Elevated Risk of Stroke Associated With Migraine in Pregnant Women


Approximately one-fourth of the excess cases of maternal stroke associated with migraine were attributable to hypertensive disorders.

Gretchen Bandoli, PhD

Gretchen Bandoli, PhD

Results from a retrospective birth cohort of 3 million singleton, live births between January 2007 to December 2012, revealed an increased risk of having a hypertensive disorder, a stroke during pregnancy, or post-partum stroke in women with migraines during pregnancy.

Overall, the study found 26,440 women with a diagnosis of migraine (914 of 100,000 deliveries) and 843 women who suffered from stroke (29 of 100,000 deliveries). More specifically, 58% of all stroke events were ischemic, 11 women had strokes during pregnancy and at delivery, and 29 women had strokes during pregnancy/delivery at the post-partum period.

Research led by corresponding author Gretchen Bandoli, PhD, assistant professor, department of pediatrics, University of California, showed that women with migraines during pregnancy were more likely to have a hypertensive disorder (15.1% vs 7.0%; adjusted risk ratio [aRR], 1.6%; 95% CI, 1.6—1.7), a stroke during pregnancy or delivery (0.15% vs 0.01%; aRR, 6.8; 95% CI, 4.7–9.8), or stroke post-partum (0.05 vs 0.01; aRR, 2.1; 95% CI, 1.2–3.7).

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“Approximately one-fourth of the excess cases of maternal stroke associated with migraine were attributable to hypertensive disorders. This suggests that other pathways exist between migraine and stroke during the perinatal period, potentially through pathophysiologic changes, such as increased blood volume and cerebral circulation,” Bandoli and colleagues concluded.

Demographically, women with migraines were more likely to be non-Hispanic white, have private insurance, have obesity, have diabetes (preexisting or gestational), have a mental health disorder, use tobacco, and/or use drugs or alcohol.

Hypertensive disorders mediated 21% of the risk of stroke during pregnancy and delivery and 27% of the risk of post-partum stroke when observed in a mediation analysis adjusted for the same potential cofounders. Additionally, although the data was not included, researchers noted that despite small numbers, the effects were twice as strong in models for ischemic stroke compared with hemorrhage stroke.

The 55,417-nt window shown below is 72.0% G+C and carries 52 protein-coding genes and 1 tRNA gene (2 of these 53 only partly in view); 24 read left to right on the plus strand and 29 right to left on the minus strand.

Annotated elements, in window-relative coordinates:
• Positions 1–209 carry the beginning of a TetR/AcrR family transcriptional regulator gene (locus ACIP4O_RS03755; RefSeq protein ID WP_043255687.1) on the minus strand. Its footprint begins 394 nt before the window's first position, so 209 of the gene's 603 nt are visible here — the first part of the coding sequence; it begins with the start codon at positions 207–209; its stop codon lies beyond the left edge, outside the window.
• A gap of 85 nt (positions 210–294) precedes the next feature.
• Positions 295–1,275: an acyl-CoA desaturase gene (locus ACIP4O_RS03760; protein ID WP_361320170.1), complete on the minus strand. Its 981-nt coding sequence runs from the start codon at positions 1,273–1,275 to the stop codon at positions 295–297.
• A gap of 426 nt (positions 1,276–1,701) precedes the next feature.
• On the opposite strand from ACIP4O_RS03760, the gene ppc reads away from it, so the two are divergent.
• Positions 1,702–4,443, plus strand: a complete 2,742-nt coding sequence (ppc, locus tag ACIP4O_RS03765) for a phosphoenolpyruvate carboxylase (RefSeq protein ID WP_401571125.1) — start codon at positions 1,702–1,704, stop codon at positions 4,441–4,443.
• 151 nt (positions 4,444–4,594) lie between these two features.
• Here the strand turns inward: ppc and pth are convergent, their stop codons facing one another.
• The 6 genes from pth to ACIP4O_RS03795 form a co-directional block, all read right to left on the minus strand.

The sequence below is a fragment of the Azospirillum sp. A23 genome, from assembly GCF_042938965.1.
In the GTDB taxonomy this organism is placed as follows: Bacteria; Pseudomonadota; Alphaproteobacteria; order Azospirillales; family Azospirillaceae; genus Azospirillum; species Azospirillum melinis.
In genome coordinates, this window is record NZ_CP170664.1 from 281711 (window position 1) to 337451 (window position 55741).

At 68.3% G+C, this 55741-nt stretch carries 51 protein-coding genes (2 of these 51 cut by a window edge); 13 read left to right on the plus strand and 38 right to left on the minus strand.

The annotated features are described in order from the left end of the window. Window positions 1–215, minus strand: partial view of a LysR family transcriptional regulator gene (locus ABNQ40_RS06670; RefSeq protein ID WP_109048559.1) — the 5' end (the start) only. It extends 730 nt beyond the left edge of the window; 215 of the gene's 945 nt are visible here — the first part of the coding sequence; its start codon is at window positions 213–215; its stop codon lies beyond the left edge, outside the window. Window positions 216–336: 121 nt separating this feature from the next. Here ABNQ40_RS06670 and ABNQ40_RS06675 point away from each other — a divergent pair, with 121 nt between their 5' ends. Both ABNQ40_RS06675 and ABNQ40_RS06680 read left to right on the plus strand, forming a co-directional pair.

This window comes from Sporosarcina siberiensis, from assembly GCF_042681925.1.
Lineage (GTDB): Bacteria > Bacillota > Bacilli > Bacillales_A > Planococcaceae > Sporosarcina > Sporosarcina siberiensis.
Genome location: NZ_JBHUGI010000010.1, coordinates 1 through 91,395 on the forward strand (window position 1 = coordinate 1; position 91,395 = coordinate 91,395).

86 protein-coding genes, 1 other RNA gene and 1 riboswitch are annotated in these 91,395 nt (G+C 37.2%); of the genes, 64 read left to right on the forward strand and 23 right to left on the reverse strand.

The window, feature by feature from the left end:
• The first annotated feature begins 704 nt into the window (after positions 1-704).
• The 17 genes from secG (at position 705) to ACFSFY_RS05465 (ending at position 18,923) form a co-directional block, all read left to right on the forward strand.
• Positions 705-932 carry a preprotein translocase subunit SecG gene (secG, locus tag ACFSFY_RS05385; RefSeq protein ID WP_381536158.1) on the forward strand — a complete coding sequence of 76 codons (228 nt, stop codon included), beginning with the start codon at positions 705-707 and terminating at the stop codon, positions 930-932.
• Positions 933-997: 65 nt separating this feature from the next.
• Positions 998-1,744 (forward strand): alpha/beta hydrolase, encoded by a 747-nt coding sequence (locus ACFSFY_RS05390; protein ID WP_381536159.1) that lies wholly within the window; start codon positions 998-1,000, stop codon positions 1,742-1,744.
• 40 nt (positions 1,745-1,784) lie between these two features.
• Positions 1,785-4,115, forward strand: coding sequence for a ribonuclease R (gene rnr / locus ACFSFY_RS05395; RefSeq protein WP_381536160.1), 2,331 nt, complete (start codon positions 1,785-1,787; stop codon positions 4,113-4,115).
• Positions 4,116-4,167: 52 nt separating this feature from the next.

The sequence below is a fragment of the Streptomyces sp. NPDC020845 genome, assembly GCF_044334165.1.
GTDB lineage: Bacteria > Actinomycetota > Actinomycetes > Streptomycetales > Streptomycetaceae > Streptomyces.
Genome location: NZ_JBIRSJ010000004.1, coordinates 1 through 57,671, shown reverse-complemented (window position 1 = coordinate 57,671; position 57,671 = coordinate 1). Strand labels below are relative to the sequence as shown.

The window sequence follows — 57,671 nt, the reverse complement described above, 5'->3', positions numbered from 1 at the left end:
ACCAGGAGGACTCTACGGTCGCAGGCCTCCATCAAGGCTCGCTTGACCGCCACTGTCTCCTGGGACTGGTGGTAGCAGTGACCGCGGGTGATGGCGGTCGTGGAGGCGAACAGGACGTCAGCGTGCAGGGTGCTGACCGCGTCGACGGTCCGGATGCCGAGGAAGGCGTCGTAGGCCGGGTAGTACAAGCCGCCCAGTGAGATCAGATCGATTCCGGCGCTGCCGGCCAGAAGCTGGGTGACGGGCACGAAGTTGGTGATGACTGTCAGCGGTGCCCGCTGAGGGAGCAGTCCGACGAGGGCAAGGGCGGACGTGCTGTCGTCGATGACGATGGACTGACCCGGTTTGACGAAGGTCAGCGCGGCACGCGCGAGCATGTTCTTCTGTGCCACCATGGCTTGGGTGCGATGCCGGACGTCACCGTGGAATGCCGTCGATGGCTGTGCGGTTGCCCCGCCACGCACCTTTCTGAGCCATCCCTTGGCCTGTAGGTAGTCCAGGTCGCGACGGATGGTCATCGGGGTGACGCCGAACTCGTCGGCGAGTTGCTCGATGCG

Multivariable log-linear regression, adjusting for age, body mass index (BMI, calculated as weight in kilograms divided by height in meters squared), race/ethnicity, nativity, payer source, mental illness, smoking, drug or alcohol use, and diabetes were all used to estimate the association between migraine and stroke.

The proportion of the total association of migraine with the risk of maternal stroke mediated by gestational hypertensive disorders was estimated using a mediation analysis. Researchers concluded that approximately 25% of the excess risk of maternal stroke associated with migraine was mediated through hypertensive disorders. They added “Although strokes are rare events, the associated morbidity and mortality warrants focus on identifying modifiable intervention targets.”


Bandoli G, Baer RJ, Gano D, Pawlowski LJ, Chambers C. Migraines during pregnancy and the risk of maternal stroke. JAMA Neurol. Published online June 1, 2020. doi: 10.1001/jamaneurol.2020.1435

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